January 31, 2005

Tuning Apache memory usage

Filed under: — 8:27 pm

Every now and then my web sites’ traffic (and the load on the servers) increases to the point where I have to do something about it. I start finding out whatever I can about optimizing Apache, MySQL, PHP, and other components, simplify my code and database queries as much as possible, then if that fails, start pricing higher-powered servers.

Last time this happened, a few months ago, the main server was running out of memory and nearly crashing several times a day. I ran across this O’Reilly article on tuning Linux web servers and followed a few of the suggestions that were new to me.

One thing that really helped: it seems that Apache threads gradually increase their memory allocation as they run, depending on what dynamic code you run with them. Setting the MaxRequestsPerChild parameter in httpd.conf forces it to start new threads periodically, and this memory growth process starts over. (I used the value 200, but you need to experiment with your server.)

It’s only a temporary measure, but this kept the server running smoothly for the last few months. The server load reached 20 (very bad) on a typical day before the change, and stayed around 5 (slightly bad) after.

Now traffic levels and server load have nearly reached critical again, so it’s back to the drawing board… Anyone got any amazing apache speedups?

January 28, 2005

Expose for Windows?

Filed under: — 12:15 pm

I’ve been playing with Macintosh computers in stores lately, and one of my favorite features is Exposé. Today my wife found an O’Reilly Article that mentions three Exposé-alike programs for Windows, all shareware in the $10 range. Here’s my quickie review of all three plus another option:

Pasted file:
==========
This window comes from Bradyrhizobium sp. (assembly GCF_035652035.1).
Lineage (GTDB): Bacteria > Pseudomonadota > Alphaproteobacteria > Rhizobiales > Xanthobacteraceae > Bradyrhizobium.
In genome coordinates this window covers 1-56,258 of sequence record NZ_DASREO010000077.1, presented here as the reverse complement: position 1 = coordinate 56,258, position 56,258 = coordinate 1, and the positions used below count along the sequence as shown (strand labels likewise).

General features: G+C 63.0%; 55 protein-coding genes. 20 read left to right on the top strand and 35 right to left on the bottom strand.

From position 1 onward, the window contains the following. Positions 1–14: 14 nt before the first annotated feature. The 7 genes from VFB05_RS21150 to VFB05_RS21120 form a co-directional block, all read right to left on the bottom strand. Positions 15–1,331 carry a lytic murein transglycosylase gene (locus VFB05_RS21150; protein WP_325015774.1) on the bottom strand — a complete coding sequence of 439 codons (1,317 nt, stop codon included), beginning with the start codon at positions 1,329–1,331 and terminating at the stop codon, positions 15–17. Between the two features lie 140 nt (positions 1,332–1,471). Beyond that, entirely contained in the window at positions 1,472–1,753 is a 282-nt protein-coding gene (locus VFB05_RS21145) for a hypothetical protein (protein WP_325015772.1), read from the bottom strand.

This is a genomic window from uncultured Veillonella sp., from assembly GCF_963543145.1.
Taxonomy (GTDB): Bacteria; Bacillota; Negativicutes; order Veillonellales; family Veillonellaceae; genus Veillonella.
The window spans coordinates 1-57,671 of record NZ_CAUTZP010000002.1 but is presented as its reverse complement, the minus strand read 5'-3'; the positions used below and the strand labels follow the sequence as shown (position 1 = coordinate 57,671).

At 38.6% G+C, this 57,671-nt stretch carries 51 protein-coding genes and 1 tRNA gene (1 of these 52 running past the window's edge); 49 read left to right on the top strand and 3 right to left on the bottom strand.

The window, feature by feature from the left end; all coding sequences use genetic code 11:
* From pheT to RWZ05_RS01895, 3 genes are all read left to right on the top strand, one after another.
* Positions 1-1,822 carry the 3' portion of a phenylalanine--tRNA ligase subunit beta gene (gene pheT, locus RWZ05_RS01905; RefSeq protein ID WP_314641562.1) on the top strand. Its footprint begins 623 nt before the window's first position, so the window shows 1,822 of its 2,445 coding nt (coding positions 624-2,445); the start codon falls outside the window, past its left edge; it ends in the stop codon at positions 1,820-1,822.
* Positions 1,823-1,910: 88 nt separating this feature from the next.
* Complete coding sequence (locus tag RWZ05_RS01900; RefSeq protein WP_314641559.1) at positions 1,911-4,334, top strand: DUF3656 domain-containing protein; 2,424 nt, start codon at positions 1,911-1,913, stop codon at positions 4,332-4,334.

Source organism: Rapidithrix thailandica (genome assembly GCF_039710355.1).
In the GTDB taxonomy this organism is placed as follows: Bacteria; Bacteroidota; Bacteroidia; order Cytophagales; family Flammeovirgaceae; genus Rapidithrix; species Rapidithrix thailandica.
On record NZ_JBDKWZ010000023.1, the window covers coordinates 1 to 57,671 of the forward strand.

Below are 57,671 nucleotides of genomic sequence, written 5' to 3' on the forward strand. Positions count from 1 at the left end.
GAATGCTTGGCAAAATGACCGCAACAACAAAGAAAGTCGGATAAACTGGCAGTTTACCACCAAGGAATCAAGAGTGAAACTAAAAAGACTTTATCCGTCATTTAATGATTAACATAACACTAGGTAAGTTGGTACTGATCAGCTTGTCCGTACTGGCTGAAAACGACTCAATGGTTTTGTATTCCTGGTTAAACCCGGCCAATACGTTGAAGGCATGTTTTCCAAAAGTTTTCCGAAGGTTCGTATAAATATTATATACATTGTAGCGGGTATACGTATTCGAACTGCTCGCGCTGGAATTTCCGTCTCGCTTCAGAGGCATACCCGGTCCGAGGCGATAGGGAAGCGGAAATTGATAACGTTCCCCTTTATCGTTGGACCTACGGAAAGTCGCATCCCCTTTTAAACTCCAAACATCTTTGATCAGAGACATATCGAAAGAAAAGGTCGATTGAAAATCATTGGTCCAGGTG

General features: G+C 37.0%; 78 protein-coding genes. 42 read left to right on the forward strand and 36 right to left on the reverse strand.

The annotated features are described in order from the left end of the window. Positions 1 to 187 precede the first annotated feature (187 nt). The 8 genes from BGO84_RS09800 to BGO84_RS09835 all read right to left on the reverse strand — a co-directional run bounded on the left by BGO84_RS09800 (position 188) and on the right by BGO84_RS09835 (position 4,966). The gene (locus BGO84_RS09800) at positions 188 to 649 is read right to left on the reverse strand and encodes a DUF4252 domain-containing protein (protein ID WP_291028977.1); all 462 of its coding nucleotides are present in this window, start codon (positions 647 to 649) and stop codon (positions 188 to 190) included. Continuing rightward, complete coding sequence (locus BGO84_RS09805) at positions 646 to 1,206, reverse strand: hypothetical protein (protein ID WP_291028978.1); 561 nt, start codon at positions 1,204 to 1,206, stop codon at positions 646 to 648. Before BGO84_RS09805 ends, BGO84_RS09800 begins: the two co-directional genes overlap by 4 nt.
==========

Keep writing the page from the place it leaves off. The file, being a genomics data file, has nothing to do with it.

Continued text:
• Winplosion: I tried this one and it works, although the animation is a bit clumsy (and this is a fast Windows XP machine.) You can set it to use F9 just like the Mac, but you have to press ESC rather than F9 again to exit. Worse, while it was running in the background I experienced some nasty delays—my computer suddenly couldn’t keep up with my typing. Needless to say, I uninstalled it quickly.
  • Entbloess: I read a brief review here that mentions that it (1) crashed, and (2) messed up the order for Alt-Tab switching. That’s enough to convince me to avoid it entirely.
  • Exposer for Windows: I tried to configure this one to use F9 as the hotkey, but it requires a Ctrl, Alt, Shift, or Windows key modifier, which misses the point of making it work just like a Mac. It makes no attempt to do graceful Apple-style animation when you hit the hotkey, and is slow—I actually laughed the first time I hit Alt-F9 and watched the windows disappear one at a time over a few seconds. It did speed up on subsequent uses, though, and at least it doesn’t crash or slow down the machine.